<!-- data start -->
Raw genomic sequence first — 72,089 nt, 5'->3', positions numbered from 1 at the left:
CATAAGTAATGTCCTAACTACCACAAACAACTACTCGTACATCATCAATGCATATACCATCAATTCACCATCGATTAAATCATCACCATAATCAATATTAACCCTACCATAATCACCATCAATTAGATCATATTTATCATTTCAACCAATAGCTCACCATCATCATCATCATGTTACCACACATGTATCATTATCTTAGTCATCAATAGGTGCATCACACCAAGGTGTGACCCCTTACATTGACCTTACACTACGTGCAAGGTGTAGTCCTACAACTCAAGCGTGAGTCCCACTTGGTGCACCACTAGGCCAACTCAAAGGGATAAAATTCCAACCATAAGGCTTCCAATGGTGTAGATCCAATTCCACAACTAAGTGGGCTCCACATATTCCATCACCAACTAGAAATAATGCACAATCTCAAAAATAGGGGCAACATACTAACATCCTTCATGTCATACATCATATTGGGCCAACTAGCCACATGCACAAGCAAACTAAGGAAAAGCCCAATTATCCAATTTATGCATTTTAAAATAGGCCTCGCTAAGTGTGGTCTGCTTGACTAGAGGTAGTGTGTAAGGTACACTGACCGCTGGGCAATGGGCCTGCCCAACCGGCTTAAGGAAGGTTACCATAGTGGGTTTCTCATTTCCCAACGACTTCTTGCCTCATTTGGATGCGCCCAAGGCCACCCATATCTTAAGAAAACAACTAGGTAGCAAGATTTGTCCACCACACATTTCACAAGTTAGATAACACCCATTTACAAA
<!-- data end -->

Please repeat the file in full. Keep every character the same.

Raw genomic sequence first — 72,089 nt, 5'->3', positions numbered from 1 at the left:
CATAAGTAATGTCCTAACTACCACAAACAACTACTCGTACATCATCAATGCATATACCATCAATTCACCATCGATTAAATCATCACCATAATCAATATTAACCCTACCATAATCACCATCAATTAGATCATATTTATCATTTCAACCAATAGCTCACCATCATCATCATCATGTTACCACACATGTATCATTATCTTAGTCATCAATAGGTGCATCACACCAAGGTGTGACCCCTTACATTGACCTTACACTACGTGCAAGGTGTAGTCCTACAACTCAAGCGTGAGTCCCACTTGGTGCACCACTAGGCCAACTCAAAGGGATAAAATTCCAACCATAAGGCTTCCAATGGTGTAGATCCAATTCCACAACTAAGTGGGCTCCACATATTCCATCACCAACTAGAAATAATGCACAATCTCAAAAATAGGGGCAACATACTAACATCCTTCATGTCATACATCATATTGGGCCAACTAGCCACATGCACAAGCAAACTAAGGAAAAGCCCAATTATCCAATTTATGCATTTTAAAATAGGCCTCGCTAAGTGTGGTCTGCTTGACTAGAGGTAGTGTGTAAGGTACACTGACCGCTGGGCAATGGGCCTGCCCAACCGGCTTAAGGAAGGTTACCATAGTGGGTTTCTCATTTCCCAACGACTTCTTGCCTCATTTGGATGCGCCCAAGGCCACCCATATCTTAAGAAAACAACTAGGTAGCAAGATTTGTCCACCACACATTTCACAAGTTAGATAACACCCATTTACAAA